The practice of re-releasing games that are only a few years old as an “HD remake” or remaster has rubbed people the wrong way for the last few years. There’s just something about being asked to pay as much as $60 for re-releases of games we’ve already paid for oftentimes in the last three or four years. Sometimes these games are presented as a package, therefore offering a ‘better’ value, such as the Borderlands Collection, Master Chief Collection or Final Fantasy X / X-2.
The practice of re-releasing games dates back as far as 2009, with the release of the God of War Collection on the PS3 (well I suppose you could say it goes back even further, with Super Mario All Stars on the SNES, but I’ll keep it recent). The re-releases really started to pick up steam with the current console generation, and early on during this cycle people started to fatigue of these games since there seemed to be more re-releases than new content being produced.
With all these re-releases seemingly milking more money for the same product, people have been speaking up, announcing their displeasure with the practice often in comment sections and on places like Reddit. I myself have even rolled my eyes at some re-releases (looking at you Deadpool), but at the same time I’ve purchased many of them, and I don’t regret it. I’ve had more fun with the Borderlands collection on the Xbox One, even though I’ve owned both games on the 360 and PC. They simply felt more refined on the current gen console (I wasn’t much of a PC gamer at the time). The Master Chief Collection is still one of my favorite game releases of all time. I love being able to switch between all of Halo games with ease, and appreciate the touched up version of Halo 2. I no longer have a PS2 (I’m not one to keep old consoles lying around), so of course I picked up Final Fantasy X HD when it released on PC, and I think there’s no better way to play it.
Fortunately, you don’t always have to open your wallet again for these re-releases, at least if you’re a PC gamer. Bioshock’s updated version was free for those who already owned it, as was today’s release of Skyrim Special Edition (at least if you already owned the game and its DLC). That’s a nice gesture, as they certainly could have asked that we pay again (and they have if you’re a console gamer. Sorry!).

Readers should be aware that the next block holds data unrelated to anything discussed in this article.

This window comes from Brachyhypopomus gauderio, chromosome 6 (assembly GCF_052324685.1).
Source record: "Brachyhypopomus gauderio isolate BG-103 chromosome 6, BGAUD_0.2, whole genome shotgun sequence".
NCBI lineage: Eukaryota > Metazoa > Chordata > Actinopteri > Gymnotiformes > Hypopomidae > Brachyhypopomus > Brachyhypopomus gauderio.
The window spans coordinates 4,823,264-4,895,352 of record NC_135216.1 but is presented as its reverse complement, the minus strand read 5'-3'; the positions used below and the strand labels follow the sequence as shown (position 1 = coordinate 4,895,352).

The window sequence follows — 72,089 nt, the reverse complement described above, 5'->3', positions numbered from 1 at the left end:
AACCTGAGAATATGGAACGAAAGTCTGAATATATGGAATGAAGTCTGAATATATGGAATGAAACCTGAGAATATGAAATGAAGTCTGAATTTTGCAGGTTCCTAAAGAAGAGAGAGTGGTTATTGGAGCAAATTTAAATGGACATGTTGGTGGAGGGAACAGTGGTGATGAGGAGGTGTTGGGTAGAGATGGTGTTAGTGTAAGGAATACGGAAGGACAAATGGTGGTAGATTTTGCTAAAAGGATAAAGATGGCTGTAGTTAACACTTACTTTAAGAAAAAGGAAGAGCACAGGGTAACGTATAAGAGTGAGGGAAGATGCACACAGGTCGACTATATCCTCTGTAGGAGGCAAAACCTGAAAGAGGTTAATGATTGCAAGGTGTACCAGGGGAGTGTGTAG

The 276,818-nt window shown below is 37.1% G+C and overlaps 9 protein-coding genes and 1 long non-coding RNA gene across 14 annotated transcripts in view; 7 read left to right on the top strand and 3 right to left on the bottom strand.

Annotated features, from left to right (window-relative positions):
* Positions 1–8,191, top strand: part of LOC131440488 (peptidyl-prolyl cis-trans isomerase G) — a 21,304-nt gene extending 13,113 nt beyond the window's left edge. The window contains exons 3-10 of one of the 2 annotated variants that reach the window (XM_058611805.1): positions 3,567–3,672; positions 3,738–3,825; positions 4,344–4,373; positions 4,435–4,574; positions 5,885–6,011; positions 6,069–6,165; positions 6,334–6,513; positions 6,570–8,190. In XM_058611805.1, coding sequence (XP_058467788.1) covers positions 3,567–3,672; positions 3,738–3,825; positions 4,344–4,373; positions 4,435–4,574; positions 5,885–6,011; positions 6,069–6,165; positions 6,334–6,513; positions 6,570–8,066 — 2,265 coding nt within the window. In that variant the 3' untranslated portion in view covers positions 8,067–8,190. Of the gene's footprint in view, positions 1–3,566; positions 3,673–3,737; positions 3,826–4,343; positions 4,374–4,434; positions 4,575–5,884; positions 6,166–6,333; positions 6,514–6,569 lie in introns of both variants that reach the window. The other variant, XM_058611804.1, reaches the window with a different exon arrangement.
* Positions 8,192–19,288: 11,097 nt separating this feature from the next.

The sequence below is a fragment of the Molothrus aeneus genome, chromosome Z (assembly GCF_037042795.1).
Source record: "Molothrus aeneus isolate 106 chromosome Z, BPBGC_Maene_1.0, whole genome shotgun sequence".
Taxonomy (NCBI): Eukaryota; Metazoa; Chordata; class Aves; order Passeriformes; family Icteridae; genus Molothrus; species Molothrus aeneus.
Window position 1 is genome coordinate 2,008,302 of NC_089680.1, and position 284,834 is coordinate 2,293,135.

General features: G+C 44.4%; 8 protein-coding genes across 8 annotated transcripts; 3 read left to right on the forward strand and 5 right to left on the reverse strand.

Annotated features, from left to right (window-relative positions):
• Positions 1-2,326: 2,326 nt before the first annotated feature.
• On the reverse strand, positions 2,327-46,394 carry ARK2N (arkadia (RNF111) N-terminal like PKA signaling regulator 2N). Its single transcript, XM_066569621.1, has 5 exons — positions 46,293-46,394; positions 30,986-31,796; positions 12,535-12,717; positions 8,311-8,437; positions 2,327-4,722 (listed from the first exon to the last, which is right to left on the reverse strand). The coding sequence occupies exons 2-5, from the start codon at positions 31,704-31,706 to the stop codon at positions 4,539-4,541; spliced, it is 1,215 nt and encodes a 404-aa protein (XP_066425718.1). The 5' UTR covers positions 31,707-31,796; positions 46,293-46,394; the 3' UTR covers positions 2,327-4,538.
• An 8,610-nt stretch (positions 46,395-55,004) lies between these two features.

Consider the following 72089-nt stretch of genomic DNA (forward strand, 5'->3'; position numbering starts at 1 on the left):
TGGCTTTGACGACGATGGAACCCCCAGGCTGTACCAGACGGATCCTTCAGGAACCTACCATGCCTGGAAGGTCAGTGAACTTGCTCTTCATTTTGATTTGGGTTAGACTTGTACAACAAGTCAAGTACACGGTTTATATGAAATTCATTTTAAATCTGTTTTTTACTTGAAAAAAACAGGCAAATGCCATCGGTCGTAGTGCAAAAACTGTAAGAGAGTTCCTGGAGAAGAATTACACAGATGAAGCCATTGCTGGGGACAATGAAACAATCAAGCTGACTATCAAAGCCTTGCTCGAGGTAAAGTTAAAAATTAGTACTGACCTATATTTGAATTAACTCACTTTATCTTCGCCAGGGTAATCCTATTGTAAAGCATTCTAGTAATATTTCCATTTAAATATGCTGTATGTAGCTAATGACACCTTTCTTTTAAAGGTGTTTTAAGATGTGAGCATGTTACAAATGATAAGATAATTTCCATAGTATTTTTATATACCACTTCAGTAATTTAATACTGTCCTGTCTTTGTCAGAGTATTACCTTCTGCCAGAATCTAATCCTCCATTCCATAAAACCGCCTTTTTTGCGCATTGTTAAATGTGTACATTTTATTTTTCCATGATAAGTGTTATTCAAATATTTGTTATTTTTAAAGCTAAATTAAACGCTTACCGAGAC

So I can understand that people have a problem with paying for updated visuals, but I’ve been thinking about it this way. We often have no problem upgrading other forms of media as technology has evolved. How many of us have owned movies on VHS, then DVD, then Blu-ray and then digital (or even UHD Blu-ray)? When we upgrade our technology (be it media players or TV’s) we want to get the best possible version of our media available to us. Now movies aren’t quite priced the same as a game, but how often are you going to watch those movies? Once or twice? So you might pay $15-30 for a few hours of entertainment, versus paying $60 for an HD remake of a game that can offer upwards of 200 hours of shiny “new” entertainment.
If you’re not convinced, there’s no problem holding onto your 360 or PS3 version of Skyrim, but I personally want to play the best available version. Besides, part of me likes to think that these releases help to fund new and exciting projects. Game development is more expensive and time consuming than ever, but game prices haven’t risen in years. That’s part of the reason why so many games have micro-transactions, whether we like it or not. Re-releasing an “old” game with a new coat of paint may just provide a publisher with the confidence that consumers are still interested in their products. Maybe I’m just viewing things from a glass half-full perspective, but I like to remain positive whenever possible.
I’m going to stop rambling on now and go enjoy some Skyrim Special Edition in 4K. Thanks for reading! If you feel I’m flat out wrong, or want to express your opinion, I encourage you to comment!